The vestibular aqueduct (VA) is a bony canal extending from medial wall of the vestibule to the posterior fossa dura at the level of anterior part of the sigmoid sinus. Ductus endolymphaticus is the main structure that courses in the VA. Normal VA diameter is reported to be between 0.4 and 1 mm, and large VA is mostly accepted to be a VA greater than 1.5 mm at its anteroposterior diameter or greater than 2.0 mm as measured at the midway the common crus and external aperture [7]. LVAS is a clinical entity in which large VA accompanies audiovestibular symptoms such as hearing loss and vestibulopathy [7]. It is a congenital disorder and affects mostly children [8]. The hearing loss is mild at the few years of life, but it worsens with an average of 4 dB/year causing a profound hearing loss in the adulthood [9]. The characteristic hearing loss is a progressive or fluctuating type sensorineural hearing loss; acute deteriorations can be seen especially with mild head trauma [69]. The higher pressure of cerebrospinal fluid transmission to the inner ear by enlarged VA may be the main reason of the sensorineural hearing loss [6]. Repeated increase in intracochlear pressure causes irreversible injury to hair cells and at the end profound hearing loss occurs [8]. Endolymphatic sac obliteration has been advised to decrease the pressure load in case of progressive sensorineural hearing loss [6] but shown to have no benefit for hearing preservation [9]. Cochlear implantation is the main surgical option for cases with profound hearing loss [9]. Spontaneous perilymphatic fistula can be seen; exploratory tympanotomy may also be considered [8]. For acute deterioration of hearing, steroids should be thought in treatment protocol [6]; hyperbaric oxygen therapy has promising results for sudden exhaustion of hearing thresholds [69]. Hearing aids are also another nonsurgical treatment option [9]. Our case showed that combination of intratympanic steroid with hyperbaric oxygen may be a suitable treatment option for LVAS cases that are refractory to oral steroid treatment.
Sudden hearing loss in the only hearing ear is an audiological emergency interrupting the patient’s verbal communication as well as psychological and social health status [2]. Due to scarcity of case reports and series, underlying pathogenesis is not fully understood; most of the patients are idiopathic [2510]. Berrettini et al. [2] proposed four different hypotheses including genetic and microscopic labyrinthine malformations and viral and autoimmune causes regarding the pathogenesis. In the series of Lee et al. [5] with 25 patients, Pyykkö et al. [4] with 10 patients, and Stahl and Cohen [3] with 9 patients, none of the patients had LVAS in the sudden hearing loss ear. Berrettini et al. [2] presented one case of bilateral LVAS in their 34 patients with sensorineural hearing loss in the only hearing ear. The hearing loss was a fluctuating type rather than a sudden hearing loss. Nakashima et al. [6] presented a bilateral LVAS causing SSHL in the only hearing ear similar to our case treated with hyperbaric oxygen. Different from our patient, the patient presented by Nakashima et al. [6] was a child. As seen, our case is unique showing an adult LVAS causing SSHL in the only hearing ear. There is no universally accepted treatment algorithm for SSHL in the only hearing ear. Stahl and Cohen [3] and and Lee et al. [5] argue that SSHL in the only hearing ear can be treated as the same way with SSHL with normal hearing contralateral ear. Pyykkö et al. [4] advised immunosuppressive treatment with azathioprine and corticosteroid combination for these cases. Berrettini et al. [2] recommended osmotic diuretics when delayed endolymphatic hydrops in the contralateral ear was suspected. Since our patient had no vestibular complaints, delayed endolymphatic hydrops in the contralateral ear was not thought and diuretic treatment was not applied. For the treatment of SSHL, steroids, whether systemic or intratympanic, remain the most widely used treatment options [11], although the meta-analysis of randomized controlled trials does not support the beneficial effect over placebo [12]. Antivirals are no sooner advised due to lack of supporting evidence [1]. Intratympanic steroids have beneficial effect when used as a salvage treatment of oral steroids [11]. Hyperbaric oxygen treatment is favorable when used early in the treatment protocol [1]. Our case showed that combination of intratympanic steroids with hyperbaric oxygen can be used as a salvage treatment for oral steroid treatment regimen in the SSHL.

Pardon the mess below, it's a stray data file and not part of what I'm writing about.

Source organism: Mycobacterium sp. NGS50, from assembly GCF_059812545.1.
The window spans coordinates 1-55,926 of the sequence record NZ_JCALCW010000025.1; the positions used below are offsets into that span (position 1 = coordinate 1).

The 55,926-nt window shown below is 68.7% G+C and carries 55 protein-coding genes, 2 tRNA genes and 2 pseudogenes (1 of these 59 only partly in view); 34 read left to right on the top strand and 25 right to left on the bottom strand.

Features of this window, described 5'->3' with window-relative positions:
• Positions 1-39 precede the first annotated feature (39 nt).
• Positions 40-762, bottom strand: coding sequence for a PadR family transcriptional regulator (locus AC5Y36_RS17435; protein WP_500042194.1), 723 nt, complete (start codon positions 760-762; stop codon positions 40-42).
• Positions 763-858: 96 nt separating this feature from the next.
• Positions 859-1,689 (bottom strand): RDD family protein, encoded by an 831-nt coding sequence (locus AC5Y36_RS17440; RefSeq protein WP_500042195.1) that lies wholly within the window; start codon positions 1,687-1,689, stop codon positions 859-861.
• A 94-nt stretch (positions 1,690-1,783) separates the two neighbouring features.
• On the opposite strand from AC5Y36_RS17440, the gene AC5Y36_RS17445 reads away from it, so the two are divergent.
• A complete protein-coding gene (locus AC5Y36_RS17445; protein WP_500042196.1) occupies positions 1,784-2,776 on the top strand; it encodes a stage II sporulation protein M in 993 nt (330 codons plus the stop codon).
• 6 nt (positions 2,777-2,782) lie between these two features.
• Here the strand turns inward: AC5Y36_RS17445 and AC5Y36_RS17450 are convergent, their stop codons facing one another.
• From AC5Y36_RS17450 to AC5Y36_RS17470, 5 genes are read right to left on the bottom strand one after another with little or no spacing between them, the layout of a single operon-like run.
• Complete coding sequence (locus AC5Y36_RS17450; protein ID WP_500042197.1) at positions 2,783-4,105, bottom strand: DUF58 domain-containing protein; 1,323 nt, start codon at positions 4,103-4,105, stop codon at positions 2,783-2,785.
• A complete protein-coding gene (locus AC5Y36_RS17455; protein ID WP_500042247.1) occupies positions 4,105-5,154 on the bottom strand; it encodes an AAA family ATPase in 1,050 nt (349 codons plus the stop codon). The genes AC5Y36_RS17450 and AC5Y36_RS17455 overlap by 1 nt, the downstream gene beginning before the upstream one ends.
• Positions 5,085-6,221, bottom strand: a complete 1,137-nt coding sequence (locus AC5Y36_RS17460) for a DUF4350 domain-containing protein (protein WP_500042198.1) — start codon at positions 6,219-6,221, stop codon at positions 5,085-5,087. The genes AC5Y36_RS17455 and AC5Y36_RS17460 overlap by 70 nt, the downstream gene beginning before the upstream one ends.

In conclusion, for cases with sudden hearing loss in the only hearing ear, LVAS must also be considered in differential diagnosis. Early addition of intratympanic steroid and hyperbaric oxygen treatment modalities to oral steroids may have supportive effect on hearing, rescuing the patient from cochlear implantation surgery.

Competing Interests

The authors declare that they have no competing interests.

References